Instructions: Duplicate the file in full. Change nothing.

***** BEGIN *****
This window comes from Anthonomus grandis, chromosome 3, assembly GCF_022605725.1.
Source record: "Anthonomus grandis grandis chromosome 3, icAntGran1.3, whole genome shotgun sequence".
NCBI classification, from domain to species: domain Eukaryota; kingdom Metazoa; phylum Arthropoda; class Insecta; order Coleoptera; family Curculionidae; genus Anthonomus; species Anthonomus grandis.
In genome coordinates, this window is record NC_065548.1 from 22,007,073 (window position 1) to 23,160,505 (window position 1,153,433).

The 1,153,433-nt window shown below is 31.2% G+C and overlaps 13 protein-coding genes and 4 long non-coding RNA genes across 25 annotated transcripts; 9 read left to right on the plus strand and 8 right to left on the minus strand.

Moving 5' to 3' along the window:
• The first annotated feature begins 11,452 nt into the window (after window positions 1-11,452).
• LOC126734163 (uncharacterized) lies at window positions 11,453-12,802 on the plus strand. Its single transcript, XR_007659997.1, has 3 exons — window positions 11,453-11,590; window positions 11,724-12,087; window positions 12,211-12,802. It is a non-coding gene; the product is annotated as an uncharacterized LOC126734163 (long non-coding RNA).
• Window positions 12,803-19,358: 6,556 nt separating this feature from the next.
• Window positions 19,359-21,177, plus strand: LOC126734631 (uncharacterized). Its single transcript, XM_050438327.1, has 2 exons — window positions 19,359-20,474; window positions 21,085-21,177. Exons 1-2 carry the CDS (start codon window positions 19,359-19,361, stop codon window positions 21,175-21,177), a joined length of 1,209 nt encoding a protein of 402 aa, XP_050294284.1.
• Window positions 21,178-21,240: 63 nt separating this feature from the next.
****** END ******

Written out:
This window comes from Anthonomus grandis, chromosome 3, assembly GCF_022605725.1.
Source record: "Anthonomus grandis grandis chromosome 3, icAntGran1.3, whole genome shotgun sequence".
NCBI classification, from domain to species: domain Eukaryota; kingdom Metazoa; phylum Arthropoda; class Insecta; order Coleoptera; family Curculionidae; genus Anthonomus; species Anthonomus grandis.
In genome coordinates, this window is record NC_065548.1 from 22,007,073 (window position 1) to 23,160,505 (window position 1,153,433).

The 1,153,433-nt window shown below is 31.2% G+C and overlaps 13 protein-coding genes and 4 long non-coding RNA genes across 25 annotated transcripts; 9 read left to right on the plus strand and 8 right to left on the minus strand.

Moving 5' to 3' along the window:
• The first annotated feature begins 11,452 nt into the window (after window positions 1-11,452).
• LOC126734163 (uncharacterized) lies at window positions 11,453-12,802 on the plus strand. Its single transcript, XR_007659997.1, has 3 exons — window positions 11,453-11,590; window positions 11,724-12,087; window positions 12,211-12,802. It is a non-coding gene; the product is annotated as an uncharacterized LOC126734163 (long non-coding RNA).
• Window positions 12,803-19,358: 6,556 nt separating this feature from the next.
• Window positions 19,359-21,177, plus strand: LOC126734631 (uncharacterized). Its single transcript, XM_050438327.1, has 2 exons — window positions 19,359-20,474; window positions 21,085-21,177. Exons 1-2 carry the CDS (start codon window positions 19,359-19,361, stop codon window positions 21,175-21,177), a joined length of 1,209 nt encoding a protein of 402 aa, XP_050294284.1.
• Window positions 21,178-21,240: 63 nt separating this feature from the next.